News / Europe

Clinton Presses Armenia, Azerbaijan for Nagorno-Karabakh Settlement

U.S. Secretary of State Hillary Clinton met Sunday with the leaders of Armenia and Azerbaijan to press for progress toward settling their long-standing dispute over Nagorno-Karabakh. Clinton completes her brief visit to the southern Caucasus region Monday in Georgia.  

She delivered the same message in Yerevan and Baku: that settling the Nagorno-Karabakh issue, on the basis of principles offered by international mediators, will open the way for political and economic gains that have eluded the region thus far.

The issue of Nagorno-Karabakh, an ethnic-Armenian enclave controlled by Armenian forces within the borders of Azerbaijan, has been a sources of periodic violence since before the collapse of the Soviet Union, including clashes in recent weeks.

The United States and its partners in the Minsk Group, France and Russia, have been trying to defuse the issue with confidence-building interim proposals aimed at spurring direct negotiations.

Clinton, beginning her day in Baku was told by Azerbaijani President Ilham Aliyev that peace requires an Armenian troop withdrawal. "As you know, for many years, our lands are under occupation.  The United Nations Security Council, the OSCE, European Parliament, the Council of Europe, the Islamic Conference organization, all have adopted resolutions which reflect the situation and which demand the withdrawal of Armenian troops from internationally-recognized territories of Azerbaijan," she said.

Hours later in Yerevan, the Secretary was meeting with Armenian President Sergh Sarkisyan, who depicted the conflict as a struggle for self determination for Nagorno-Karabakh's ethnic-Armenian majority.

"The people of Nagorno Karabakh have a right for free development and advancement on their historic land.  And the right of people for self-determination is one of the most fundamental principles of international law, which has been the basis of independence of most countries in the world today," Sarkisyan said.

Nagorno-Karabakh is considered one of the "frozen conflicts" of the southern European-Caucasus region, but the lethal clashes between Armenian and Azerbaijani forces in the disputed area last month underline its volatility.

Meeting with reporters after her meeting with the Armenian president, Clinton said the clashes are unacceptable violations of a 1994 cease-fire and contrary to the stated commitments of both sides.

She said the United States urges them to refrain from the threat of, and use of, force and apply themselves to the Minsk peace process and completing basic principles leading to a final settlement.

"Everyone knows these are difficult steps to take, but we believe they are important ones and we have expressed our concern to both presidents today that the return to violence is unacceptable.  We regret the incidents of the last several weeks.  And it is in the interests, first and foremost of the people of Nagorno-Karabakh, but certainly of Azerbaijan, Armenia and the greater region, to work as hard as we can together to come up with an acceptable, lasting settlement of this conflict," Clinton said.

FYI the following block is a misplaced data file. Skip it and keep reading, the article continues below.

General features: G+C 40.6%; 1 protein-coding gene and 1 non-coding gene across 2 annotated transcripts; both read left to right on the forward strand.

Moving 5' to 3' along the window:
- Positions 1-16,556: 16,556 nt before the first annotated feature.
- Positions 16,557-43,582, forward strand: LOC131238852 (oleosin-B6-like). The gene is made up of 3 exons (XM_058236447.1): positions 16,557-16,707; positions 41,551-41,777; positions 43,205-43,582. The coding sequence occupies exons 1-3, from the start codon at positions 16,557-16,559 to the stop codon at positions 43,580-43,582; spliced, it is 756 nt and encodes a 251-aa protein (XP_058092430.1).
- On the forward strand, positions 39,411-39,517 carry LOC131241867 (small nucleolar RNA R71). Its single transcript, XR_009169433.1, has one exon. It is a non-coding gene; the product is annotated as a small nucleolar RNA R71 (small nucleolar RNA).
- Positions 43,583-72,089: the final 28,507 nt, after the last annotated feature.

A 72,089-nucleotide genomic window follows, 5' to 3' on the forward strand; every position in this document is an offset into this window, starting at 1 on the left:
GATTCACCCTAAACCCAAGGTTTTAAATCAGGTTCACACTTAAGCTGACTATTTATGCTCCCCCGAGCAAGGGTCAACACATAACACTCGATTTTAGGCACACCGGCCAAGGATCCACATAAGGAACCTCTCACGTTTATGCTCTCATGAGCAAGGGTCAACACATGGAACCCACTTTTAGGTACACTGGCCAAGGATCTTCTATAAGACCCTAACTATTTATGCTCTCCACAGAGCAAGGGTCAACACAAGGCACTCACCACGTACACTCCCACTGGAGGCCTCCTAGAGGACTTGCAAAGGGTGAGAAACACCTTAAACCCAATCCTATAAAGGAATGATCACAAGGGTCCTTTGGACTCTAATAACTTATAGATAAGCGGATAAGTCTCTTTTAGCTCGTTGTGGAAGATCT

Clinton, who is to spend several hours Monday in Georgia, reaffirmed her call for Russia to end what she termed the "continuing occupation" of the breakaway regions of Abkhazia and South Ossetia since the 2008 war with Georgia.

But she said the Obama administration believes it is possible to pursue a "comprehensive common agenda" with Moscow without disagreements on such issues as Georgia, as she put it, "freezing our relationship."

You May Like

Video Indiana Controversy Points to Divergent Notions of Religious Freedom

Gay-marriage opponents are looking for ways to maintain their beliefs in face of changing culture, one writer says More

UNICEF Denies North Korean Measles Outbreak

Agency dismisses Russian media report after government, WHO assurances More

Turkey Seen Taking Harder Stance Against Militant Kurds

Stance comes as President Recep Tayyip Erdogan is being seen as moving closer to generals More

This forum has been closed.
Comments
     
There are no comments in this forum. Be first and add one

Featured Videos

Your JavaScript is turned off or you have an old version of Adobe's Flash Player. Get the latest Flash player.
Indiana Controversy Highlights Divergent Meanings of Religious Freedomi
X
Jerome Socolovsky
April 01, 2015 1:41 AM
Indiana’s state government has triggered a nationwide controversy by approving a law that critics say is aimed at allowing discrimination against gays and lesbians. The controversy stems from divergent notions of religious freedom in America. VOA's Jerome Socolovsky reports.
Video

Video Indiana Controversy Highlights Divergent Meanings of Religious Freedom

Indiana’s state government has triggered a nationwide controversy by approving a law that critics say is aimed at allowing discrimination against gays and lesbians. The controversy stems from divergent notions of religious freedom in America. VOA's Jerome Socolovsky reports.